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In H. P. Lovecraft's The Case of Charles Dexter Ward, Dr. Willett

Enters Joseph Curwen's dungeon and resurrects a dead person identified as No. 118 by reciting the incantation of the Ascending Node over his salts.

Dr. Willett is told by

The resurrected Joseph Curwen, impersonating Charles Dexter Ward, who he secretly murdered,

that

" 'twas Number 118, and I conceive you would have shook had you looked it up in my list in t'other room."

No. 118 himself gives Dr. Willett a note asking the doctor to

kill Joseph Curwen.

It soon becomes clear that No. 118 is opposed to the nefarious dealings that have been transpiring and desirous of being an ally of Dr. Willett.

Who is No. 118?

Earlier in the story,

The grave of Ezra Weeden, a primary instigator in Joseph Curwen's initial downfall and the romantic rival of Curwen, is robbed. There doesn't seem to be any other mention of Weeden in the 20th century occurrences, so without a further connection the passage seems superfluous.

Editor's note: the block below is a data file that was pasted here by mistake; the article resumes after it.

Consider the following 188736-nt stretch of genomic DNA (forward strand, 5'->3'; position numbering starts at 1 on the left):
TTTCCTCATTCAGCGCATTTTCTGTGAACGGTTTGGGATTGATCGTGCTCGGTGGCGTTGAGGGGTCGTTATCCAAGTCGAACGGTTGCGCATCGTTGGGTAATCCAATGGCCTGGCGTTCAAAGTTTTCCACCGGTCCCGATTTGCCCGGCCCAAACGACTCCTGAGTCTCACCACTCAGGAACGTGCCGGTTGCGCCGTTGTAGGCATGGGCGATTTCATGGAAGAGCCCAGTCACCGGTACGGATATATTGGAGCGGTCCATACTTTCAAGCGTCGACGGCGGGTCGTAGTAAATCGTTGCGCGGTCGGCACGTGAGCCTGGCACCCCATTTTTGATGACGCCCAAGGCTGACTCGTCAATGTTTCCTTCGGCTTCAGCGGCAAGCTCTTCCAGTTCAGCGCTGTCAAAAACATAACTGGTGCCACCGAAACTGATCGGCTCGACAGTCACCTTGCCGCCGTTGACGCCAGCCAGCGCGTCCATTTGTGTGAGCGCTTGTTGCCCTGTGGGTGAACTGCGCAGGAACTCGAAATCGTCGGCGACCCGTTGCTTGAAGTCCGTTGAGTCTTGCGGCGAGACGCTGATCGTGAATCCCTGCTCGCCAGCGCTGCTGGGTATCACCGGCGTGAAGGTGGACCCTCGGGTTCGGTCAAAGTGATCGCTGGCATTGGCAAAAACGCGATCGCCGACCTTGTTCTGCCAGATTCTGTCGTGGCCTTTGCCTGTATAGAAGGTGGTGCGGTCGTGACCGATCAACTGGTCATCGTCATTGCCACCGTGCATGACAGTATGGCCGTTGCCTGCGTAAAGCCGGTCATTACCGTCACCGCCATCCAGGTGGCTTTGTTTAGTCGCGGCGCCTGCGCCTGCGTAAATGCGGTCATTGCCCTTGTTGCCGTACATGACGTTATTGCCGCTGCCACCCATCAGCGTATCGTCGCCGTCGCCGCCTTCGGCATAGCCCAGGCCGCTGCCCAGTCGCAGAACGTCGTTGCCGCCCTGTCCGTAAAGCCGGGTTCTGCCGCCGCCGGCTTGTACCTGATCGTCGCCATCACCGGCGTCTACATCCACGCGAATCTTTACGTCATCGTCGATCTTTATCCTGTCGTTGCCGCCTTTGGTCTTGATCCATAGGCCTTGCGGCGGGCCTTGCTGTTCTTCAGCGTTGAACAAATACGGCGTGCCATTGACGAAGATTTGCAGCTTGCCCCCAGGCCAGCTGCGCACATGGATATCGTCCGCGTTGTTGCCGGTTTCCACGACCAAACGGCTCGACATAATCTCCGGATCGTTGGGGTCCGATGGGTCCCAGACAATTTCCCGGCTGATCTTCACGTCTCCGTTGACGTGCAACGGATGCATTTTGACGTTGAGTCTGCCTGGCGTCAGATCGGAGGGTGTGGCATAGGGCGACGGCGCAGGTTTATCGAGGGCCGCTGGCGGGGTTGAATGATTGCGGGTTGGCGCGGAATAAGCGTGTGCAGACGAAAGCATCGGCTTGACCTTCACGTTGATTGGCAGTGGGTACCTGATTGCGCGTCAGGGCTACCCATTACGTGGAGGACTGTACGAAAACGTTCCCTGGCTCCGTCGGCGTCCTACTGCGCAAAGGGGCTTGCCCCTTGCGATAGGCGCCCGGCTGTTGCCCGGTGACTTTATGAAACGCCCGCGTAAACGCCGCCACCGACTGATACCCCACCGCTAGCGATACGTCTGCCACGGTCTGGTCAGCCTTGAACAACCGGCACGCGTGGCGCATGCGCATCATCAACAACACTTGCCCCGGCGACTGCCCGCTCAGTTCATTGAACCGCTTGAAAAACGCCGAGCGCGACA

The shared goals of these two people seem to indicate that No. 118 may, in fact, have been that person, but the

Note given by No. 118 to Dr. Willett in eighth century Latin seems to indicate someone much older than Ezra Weeden.

It also occurred to me that No. 118 could be

The recently murdered Charles Dexter Ward himself. Ward's reference to killing Dr. Allen (who is actually an alias of Curwen) and dissolving his body with acid and No. 118's mention of doing the same to Curwen seem to support the idea, but that still doesn't explain the archaic note. Ward is described as writing in a somewhat modern style, at least as opposed to Curwen. It also doesn't explain why Curwen would want to murder Ward if he was going to resurrect him later anyway.

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    The 8th century was from AD 701 to 800,or 700 to 799 if one is less precise. It was possibly non western European who thought that Dr. Willett looked like a northwestern European and so addressed him in Latin. But it was much more probably someone from western Europe educated enough to speak Latin and wearing a beard. I think that most Frankish men shaved their chins in the 8th century. Would an educated Irish or Welsh clergyman or layman wear a beard? This is a job for a medieval expert. Feb 7 '18 at 5:06